The Government recently published the long awaited Industrial Relations (Amendment) Bill 2015.  The new legislation aims to provide an improved framework for workers who seek to enhance their terms and conditions of employment, where collective bargaining is not recognised by their employer, as well as to provide a replacement framework for the Registered Employment Agreements (REAs) system. 

The proposals, which fall short of statutory union recognition, have been broadly welcomed by trade unions and worker groups. For employers who engage in some form of negotiation with a staff association (not a trade union) they need to assess whether this body is genuinely independent from the employer business and if so this may be sufficient to bring it outside the scope of the legislation.

The current position for employees, whose employers do not engage in collective bargaining, is set out under the Industrial Relations (Amendment) Acts 2001 to 2004.  These Acts provided a statutory right for employees to be represented by trade unions in trade disputes regarding terms and conditions of employment. While they are able to seek a binding determination from the Labour Court in relation to their terms and conditions of employment, no binding determination however can be made in respect of trade union recognition.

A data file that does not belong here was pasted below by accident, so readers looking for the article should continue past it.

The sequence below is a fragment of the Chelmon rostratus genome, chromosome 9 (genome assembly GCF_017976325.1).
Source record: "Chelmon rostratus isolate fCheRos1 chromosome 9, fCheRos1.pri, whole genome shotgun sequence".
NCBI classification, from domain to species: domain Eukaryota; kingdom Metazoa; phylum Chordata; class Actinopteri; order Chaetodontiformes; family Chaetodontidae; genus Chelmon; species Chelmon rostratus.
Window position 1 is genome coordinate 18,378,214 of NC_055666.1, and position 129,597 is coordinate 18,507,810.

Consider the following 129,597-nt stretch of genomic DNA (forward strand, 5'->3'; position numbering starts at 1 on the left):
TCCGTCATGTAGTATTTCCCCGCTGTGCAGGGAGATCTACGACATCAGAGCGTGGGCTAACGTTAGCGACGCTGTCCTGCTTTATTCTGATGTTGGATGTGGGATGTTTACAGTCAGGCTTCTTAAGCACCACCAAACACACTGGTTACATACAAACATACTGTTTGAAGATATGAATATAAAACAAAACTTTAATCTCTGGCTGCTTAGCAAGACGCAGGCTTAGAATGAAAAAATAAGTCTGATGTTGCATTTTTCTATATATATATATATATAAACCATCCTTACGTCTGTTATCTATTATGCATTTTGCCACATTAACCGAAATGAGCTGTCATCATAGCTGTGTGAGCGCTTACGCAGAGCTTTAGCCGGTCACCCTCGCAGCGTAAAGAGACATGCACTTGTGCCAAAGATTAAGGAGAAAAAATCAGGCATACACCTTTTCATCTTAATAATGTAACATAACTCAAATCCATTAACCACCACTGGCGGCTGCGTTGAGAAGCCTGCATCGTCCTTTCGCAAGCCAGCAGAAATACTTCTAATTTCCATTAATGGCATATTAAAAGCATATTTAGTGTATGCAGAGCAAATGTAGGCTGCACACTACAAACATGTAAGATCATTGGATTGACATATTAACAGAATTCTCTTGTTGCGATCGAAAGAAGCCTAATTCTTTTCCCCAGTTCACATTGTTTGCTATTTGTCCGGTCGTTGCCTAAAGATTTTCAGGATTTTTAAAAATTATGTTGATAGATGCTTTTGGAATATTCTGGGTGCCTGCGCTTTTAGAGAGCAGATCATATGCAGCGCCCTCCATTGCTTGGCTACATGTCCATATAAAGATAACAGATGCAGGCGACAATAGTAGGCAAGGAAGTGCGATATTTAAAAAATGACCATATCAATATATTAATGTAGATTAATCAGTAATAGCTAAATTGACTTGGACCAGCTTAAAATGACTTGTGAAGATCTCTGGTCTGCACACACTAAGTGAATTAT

The Ryanair decision in 2007 was the beginning of the end for the Industrial Relations (Amendment) Acts 2001-2004.  In brief the Supreme Court held that a company which did not engage in collective bargaining, but did engage in negotiations with staff groups or representatives (i.e. even though they were not unionised) should be exempt from the provisions of the legislation.  As a result of this decision the number of applications under this legislation reduced dramatically as the scope of the Act was perceived as being further limited.

The Bill – what's new 

The proposed changes to the legislation respect the voluntarist tradition of industrial relations in Ireland. It does not require employers to engage in collective bargaining, rather it provides a framework through which employers who fail to engage in collective bargaining, may be brought before the Labour Court by trade unions.  Some of the key provisions of the Bill are set out below:

  • A new definition of collective bargaining 

The Supreme Court decision in Ryanair noted that there was no definition of collective bargaining in the 2001 to 2004 Acts.  It went on to state that the Labour Court was in error in utilising the industrial relations concept of collective bargaining and that instead an ordinary dictionary definition should apply.  To address this deficiency a definition of collective bargaining is set out in the new Bill. It states “for the purposes of this Act, “collective bargaining comprises voluntary engagements or negotiations between any employer or employers' organisation on the one hand and a trade union of workers or excepted body to which this Act applies on the other, with the object to reaching agreement regarding working conditions or terms of employment, or non-employment, of workers”.   

  • Excepted body